When a family member is in a tight spot with money, it’s up to us to help them get back on their feet, but this process can get tricky at times.
Despite being family, disagreements do happen, and it’s particularly problematic if your token of goodwill makes you experience financial issues later on, so make sure you’re prepared to deal with this.
A survey from 2022 found that 42% of the respondents had lost money by loaning it to friends and family and these numbers can only go up if you’re a bit too keen on lending money to just about anyone you may know.
Before going through with some of these loans, you may want to keep on reading and find out what the best way to approach a situation like this is and what you can do if you get stiffed for the money you’ve lent to someone.
Why does it happen
We’ve all been there, and going through a financial crisis can be incredibly stressful, especially if you’ve got no emergency funds to rely on.
Thankfully, most of us have a friend or family member who’s willing to jump in and help us out, and this is usually when an emergency expense pops up or if someone’s credit score is far too low to qualify for a loan.
Even though they’re family, it’s important to set some boundaries when you’re put on the spot like this, and you should first assess if you’re even able to help without putting yourself through financial troubles.
If this is the case, it’s best to explain your current circumstances and direct them to someone else, as being late on your own bill payments for the sake of helping someone else is never good.
However, if you’ve got a steady paycheck and a hefty emergency fund to lean on, this may be no issue for you, and it may not be as difficult to manage as you may have originally thought.
Choose only people you trust
Before going through with a loan, it’s important to consider whether you trust the person enough to return it, and even if you do, how likely they are to be able to return it later on.
Because of this, you should be extremely selective about who you lend money to, and deciding to help out that one cousin who keeps gambling all his possessions away might not be the smartest move.
It’s been found that over a third of all people who lend money to friends and family end up suffering negative consequences from the exchange, whether it’s resentment or hurt feelings when the person shows exactly how little they care about their own financial state.
If you don’t feel comfortable lending money to someone, you should always make it clear to them, and even if you’re met with pushback and arguments such as family needing to stick together, there’s nothing that could justify putting your and your family’s financial security in danger.
You could also consider asking for some collateral that is equivalent or close in value to the loaned amount in case they’re not able to pay it back.
Limit your loans
Offering a family member a loan greater than what you can currently afford is a horrible idea, especially if you’re helping them with an emergency expense.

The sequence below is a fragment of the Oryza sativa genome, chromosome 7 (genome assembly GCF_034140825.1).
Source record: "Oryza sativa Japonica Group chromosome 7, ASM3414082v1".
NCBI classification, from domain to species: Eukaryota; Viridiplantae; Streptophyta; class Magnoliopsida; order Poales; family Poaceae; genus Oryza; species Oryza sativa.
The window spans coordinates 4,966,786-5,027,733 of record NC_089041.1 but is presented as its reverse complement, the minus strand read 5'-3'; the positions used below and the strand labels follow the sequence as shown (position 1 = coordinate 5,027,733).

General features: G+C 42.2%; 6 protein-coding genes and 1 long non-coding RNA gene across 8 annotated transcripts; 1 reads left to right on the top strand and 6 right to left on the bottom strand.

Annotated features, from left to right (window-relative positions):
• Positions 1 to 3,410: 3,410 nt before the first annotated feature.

This can be okay if the person in question has missed a paycheck or simply needs help getting back on their feet, but even then you should weigh how important you believe helping them really is.
Essentially, you should think of the loan as a gift that you may or may not get back, and if you do, make sure that gift isn’t imposing on your own financial well-being.
Of course, you shouldn’t go into an agreement like this with the mindset that you won’t be repaid, as it can be devastating for relationships among family members, so make sure to set some realistic boundaries.
By doing this, you’ll save yourself from taking out a loan of your own later down the line, and you may not run into someone as charitable as you were.
Write it all out on paper
Nothing beats a written agreement, and even if family members assure you that they’ll return your money in due time, it’s best to have it all written out, just to avoid any misunderstandings that may follow.
A simple loan contract is often enough to decide what both of your responsibilities are regarding the loan, and on top of this, it may come in handy if the situation goes south and you’re forced to take it to court.
If push comes to shove, you shouldn’t refrain from suing them over the money they’ve borrowed, but without proper paperwork that you’ve both signed, you won’t have any grounds for the legal recourse you had in mind.
At the very least, make sure to include both parties’ names, the loaning date, minimum monthly payments, and interest rates, although the last one isn’t something that’s commonly found in loan agreements between friends and family.
If you’re loaning a larger amount, a single piece of paper may not be enough, and it’s when you’ll want to employ an attorney to draw up a proper contract.
It’s important to note that interest on loans above $10k is considered to be taxable income, and if you choose not to charge it, you may have to report the loan as a gift if the other party hasn’t repaid it.
Why you shouldn’t do it
The biggest downside to lending money to friends and family is the repercussions that may follow, and hundreds of thousands of relationships were ruined with loaning agreements that left one party with a sour taste in their mouth.
At times, the emotional damage that this may end up causing can feel worse than actually losing the money, and as you already know, a friendship is far more valuable than some green paper with numbers on it.
If you’re determined to help someone out though, be prepared for the possibility of never getting that money back.